And lay his bones among us.
Leonard.

If that day
Should come, 't would needs be a glad day for him ;
He would himself, no doubt, be happy then
As any that should meet him-
Priest.

Happy! SirLeonard. You said his kindred all were in their

graves, And that he had one BrotherPriest.

That is but A fellow-tale of sorrow.

From his youth James, though not sickly, yet was delicate; And Leonard being always by his side, Had done so many offices about bim, That, though he was not of a timid nature, Yet still the spirit of a mountain-boy In him was somewhat checked ; and, when his

Brother Was gone to sea, and he was left alone, The little color that he had was soon Stolen from his cheek; he drooped, and pined, and Leonard. But these are all the graves of full

grown men !

Priest. Aye, Sir, that passed away: we took him

to us ;

1

He was the child of all the dale-he lived
Three months with one, and six months with another;
And wanted neither food, nor clothes, nor love;
And many, many happy days were his.
But, whether blithe or sad, 't is my

belief
His absent Brother still was at his heart.
And, when he dwelt beneath our roof, we found
(A practice till this time unknown to him)
That often, rising from his bed at night,
He in his sleep would walk about, and sleeping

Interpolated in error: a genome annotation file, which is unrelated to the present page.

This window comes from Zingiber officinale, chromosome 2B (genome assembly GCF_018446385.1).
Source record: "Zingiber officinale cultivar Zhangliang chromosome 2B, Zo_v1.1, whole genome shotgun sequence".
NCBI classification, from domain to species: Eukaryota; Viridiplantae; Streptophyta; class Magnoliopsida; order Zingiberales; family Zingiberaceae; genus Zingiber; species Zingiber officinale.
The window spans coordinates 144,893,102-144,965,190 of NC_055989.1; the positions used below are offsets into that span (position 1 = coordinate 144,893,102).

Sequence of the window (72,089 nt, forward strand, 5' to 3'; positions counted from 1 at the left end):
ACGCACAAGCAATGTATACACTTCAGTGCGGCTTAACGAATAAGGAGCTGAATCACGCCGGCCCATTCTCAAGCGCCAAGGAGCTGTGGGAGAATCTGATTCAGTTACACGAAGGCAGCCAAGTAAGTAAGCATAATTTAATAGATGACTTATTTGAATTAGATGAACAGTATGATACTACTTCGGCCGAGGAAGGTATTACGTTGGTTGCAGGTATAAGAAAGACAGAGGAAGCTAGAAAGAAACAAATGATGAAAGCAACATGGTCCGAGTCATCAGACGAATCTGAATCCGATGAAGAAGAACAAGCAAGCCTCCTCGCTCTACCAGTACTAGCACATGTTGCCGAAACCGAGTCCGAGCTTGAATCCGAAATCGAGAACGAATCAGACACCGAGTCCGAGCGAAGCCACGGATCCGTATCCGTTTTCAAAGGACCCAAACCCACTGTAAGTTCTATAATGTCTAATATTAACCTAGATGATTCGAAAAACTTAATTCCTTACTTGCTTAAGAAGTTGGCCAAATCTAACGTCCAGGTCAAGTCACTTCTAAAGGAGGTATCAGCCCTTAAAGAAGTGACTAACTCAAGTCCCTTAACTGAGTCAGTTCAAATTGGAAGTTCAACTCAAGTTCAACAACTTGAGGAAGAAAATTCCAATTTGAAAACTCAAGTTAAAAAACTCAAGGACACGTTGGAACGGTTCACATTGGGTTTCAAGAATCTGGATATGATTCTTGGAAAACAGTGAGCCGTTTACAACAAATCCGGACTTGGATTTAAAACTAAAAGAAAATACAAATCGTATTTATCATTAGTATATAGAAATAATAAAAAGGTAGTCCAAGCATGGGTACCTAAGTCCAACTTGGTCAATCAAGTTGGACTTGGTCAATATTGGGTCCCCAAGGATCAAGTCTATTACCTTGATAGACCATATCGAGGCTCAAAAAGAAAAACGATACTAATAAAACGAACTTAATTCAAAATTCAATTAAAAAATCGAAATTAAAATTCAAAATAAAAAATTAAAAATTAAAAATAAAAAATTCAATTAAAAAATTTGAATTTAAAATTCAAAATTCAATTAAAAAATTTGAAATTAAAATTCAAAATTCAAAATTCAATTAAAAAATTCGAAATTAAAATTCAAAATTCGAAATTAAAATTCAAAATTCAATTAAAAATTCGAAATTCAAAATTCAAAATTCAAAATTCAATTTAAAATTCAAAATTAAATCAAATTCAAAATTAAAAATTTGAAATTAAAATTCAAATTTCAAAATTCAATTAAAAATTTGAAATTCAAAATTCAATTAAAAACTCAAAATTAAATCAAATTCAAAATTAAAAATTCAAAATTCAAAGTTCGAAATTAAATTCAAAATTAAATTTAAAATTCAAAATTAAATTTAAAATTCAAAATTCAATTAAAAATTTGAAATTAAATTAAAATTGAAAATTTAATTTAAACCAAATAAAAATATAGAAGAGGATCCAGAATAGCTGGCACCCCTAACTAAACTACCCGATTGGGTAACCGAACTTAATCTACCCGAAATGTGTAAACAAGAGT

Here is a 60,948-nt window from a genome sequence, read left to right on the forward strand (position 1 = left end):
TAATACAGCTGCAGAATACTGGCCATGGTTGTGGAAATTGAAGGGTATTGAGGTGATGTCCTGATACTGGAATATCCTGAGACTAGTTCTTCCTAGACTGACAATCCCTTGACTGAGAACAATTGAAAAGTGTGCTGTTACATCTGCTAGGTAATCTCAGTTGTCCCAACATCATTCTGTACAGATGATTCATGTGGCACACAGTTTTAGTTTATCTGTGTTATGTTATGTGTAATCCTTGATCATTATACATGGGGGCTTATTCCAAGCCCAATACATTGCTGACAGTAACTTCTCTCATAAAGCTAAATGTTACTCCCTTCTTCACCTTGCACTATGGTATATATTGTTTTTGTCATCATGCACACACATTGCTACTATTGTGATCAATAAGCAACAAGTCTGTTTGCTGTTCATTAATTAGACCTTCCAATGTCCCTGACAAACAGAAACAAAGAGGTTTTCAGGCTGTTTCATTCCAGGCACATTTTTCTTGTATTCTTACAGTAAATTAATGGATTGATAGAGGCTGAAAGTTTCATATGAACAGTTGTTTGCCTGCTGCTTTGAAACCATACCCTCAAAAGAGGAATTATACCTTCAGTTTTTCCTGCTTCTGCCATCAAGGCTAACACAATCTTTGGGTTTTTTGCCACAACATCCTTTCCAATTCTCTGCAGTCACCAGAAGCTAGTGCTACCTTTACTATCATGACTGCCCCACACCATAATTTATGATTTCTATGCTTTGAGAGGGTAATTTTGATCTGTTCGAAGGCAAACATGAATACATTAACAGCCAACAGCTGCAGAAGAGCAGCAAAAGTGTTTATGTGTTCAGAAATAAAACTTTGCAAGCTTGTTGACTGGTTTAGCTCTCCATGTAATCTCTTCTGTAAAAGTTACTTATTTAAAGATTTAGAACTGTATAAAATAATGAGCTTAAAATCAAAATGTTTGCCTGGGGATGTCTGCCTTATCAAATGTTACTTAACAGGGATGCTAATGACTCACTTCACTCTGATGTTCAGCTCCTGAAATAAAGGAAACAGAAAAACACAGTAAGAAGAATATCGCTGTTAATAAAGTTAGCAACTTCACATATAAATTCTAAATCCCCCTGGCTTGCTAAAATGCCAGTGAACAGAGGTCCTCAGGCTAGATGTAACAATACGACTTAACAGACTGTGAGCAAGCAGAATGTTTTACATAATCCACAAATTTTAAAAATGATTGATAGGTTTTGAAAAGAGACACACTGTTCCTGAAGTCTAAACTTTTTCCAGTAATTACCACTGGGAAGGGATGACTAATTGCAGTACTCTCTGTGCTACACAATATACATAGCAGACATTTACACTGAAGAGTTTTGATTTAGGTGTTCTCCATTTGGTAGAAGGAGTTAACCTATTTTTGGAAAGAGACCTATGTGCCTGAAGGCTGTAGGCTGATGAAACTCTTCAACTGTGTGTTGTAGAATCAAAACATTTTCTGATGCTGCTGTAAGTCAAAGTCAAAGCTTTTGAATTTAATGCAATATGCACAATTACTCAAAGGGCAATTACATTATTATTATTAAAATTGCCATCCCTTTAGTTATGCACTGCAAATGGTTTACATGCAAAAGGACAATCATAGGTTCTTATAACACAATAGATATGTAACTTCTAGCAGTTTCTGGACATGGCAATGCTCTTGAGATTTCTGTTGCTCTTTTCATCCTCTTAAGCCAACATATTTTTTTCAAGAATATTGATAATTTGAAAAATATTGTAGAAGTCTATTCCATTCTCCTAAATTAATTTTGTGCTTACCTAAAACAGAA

He sought his brother Leonard.—You are moved !
Forgive me, Sir: before I spoke to you,
I judged you most unkindly.
Leonard.

But this Youth,
How did he die at last?
Priest.

One sweet May-morning
(It will be twelve years since when Spring returns),
He had gone forth among the new-dropped lambs,
With two or three companions whom their course
Of occupation led from height to height
Under a cloudless sun—till he, at length,
Through weariness, or haply, to indulge
The humor of the moment, lagged behind.
You see yon precipice ;—it wears the shape
Of a vast building made of many crags ;
And in the midst is one particular rock
That rises like a column from the vale,
Whence by our shepherds it is called, THE PILLAR.
Upon its aëry summit crowned with heath,
The loiterer, not unnoticed by his comrades,

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Lay stretched at ease; but, passing by the place
On their return, they found that he was gone.
No ill was feared; till one of them by chance
Entering, when evening was far spent, the house
Which at that time was James's home, there learned
That nobody had seen him all that day:
The morning came, and still he was unheard of:
The neighbors were alarmed, and to the brook
Some hastened; some ran to the lake: ere noon
They found him at the foot of that same rock
Dead, and with mangled limbs. The third day after
I buried him, poor Youth, and there he lies !
Leonard. And that, then, is his grave !—Before

his death
You say that he saw many happy years ?

Priest. Aye, that he did —
Leonard.

And all went well with him ?Priest. If he had one, the youth had twenty homes. Leonard. And you believe, then, that his mind

was easy?Priest. Yes, long before he died, he found that

time Is a true friend to sorrow; and unless His thoughts were turned on Leonard's luckless

fortune, He talked about him with a cheerful love.

Leonard. He could not come to an unhallowed end! Priest. Nay, God forbid !—You recollect I men

tioned A habit which disquietude and grief Had brought upon him; and we all conjectured That, as the day was warm, he had lain down On the soft heath,—and, waiting for his comrades, He there had fallen asleep; that in his sleep